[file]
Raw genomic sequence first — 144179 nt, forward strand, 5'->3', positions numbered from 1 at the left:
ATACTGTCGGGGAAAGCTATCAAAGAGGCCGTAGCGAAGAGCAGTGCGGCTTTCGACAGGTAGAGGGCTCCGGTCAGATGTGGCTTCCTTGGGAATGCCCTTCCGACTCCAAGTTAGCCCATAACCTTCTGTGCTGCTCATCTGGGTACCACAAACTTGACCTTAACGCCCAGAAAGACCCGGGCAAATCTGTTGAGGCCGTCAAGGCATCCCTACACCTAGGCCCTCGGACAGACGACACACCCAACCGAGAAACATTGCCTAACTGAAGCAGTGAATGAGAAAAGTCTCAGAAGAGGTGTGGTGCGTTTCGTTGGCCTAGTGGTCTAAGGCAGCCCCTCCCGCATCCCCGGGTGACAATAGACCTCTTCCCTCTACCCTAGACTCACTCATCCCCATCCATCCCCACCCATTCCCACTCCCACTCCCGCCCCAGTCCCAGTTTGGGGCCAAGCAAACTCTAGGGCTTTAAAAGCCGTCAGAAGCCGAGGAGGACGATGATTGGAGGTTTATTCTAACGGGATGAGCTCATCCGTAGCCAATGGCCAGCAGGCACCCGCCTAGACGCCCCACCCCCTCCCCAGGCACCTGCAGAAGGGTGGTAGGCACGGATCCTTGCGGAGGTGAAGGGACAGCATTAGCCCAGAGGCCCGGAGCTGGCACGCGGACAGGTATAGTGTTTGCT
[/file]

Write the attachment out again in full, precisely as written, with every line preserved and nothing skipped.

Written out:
Raw genomic sequence first — 144179 nt, forward strand, 5'->3', positions numbered from 1 at the left:
ATACTGTCGGGGAAAGCTATCAAAGAGGCCGTAGCGAAGAGCAGTGCGGCTTTCGACAGGTAGAGGGCTCCGGTCAGATGTGGCTTCCTTGGGAATGCCCTTCCGACTCCAAGTTAGCCCATAACCTTCTGTGCTGCTCATCTGGGTACCACAAACTTGACCTTAACGCCCAGAAAGACCCGGGCAAATCTGTTGAGGCCGTCAAGGCATCCCTACACCTAGGCCCTCGGACAGACGACACACCCAACCGAGAAACATTGCCTAACTGAAGCAGTGAATGAGAAAAGTCTCAGAAGAGGTGTGGTGCGTTTCGTTGGCCTAGTGGTCTAAGGCAGCCCCTCCCGCATCCCCGGGTGACAATAGACCTCTTCCCTCTACCCTAGACTCACTCATCCCCATCCATCCCCACCCATTCCCACTCCCACTCCCGCCCCAGTCCCAGTTTGGGGCCAAGCAAACTCTAGGGCTTTAAAAGCCGTCAGAAGCCGAGGAGGACGATGATTGGAGGTTTATTCTAACGGGATGAGCTCATCCGTAGCCAATGGCCAGCAGGCACCCGCCTAGACGCCCCACCCCCTCCCCAGGCACCTGCAGAAGGGTGGTAGGCACGGATCCTTGCGGAGGTGAAGGGACAGCATTAGCCCAGAGGCCCGGAGCTGGCACGCGGACAGGTATAGTGTTTGCT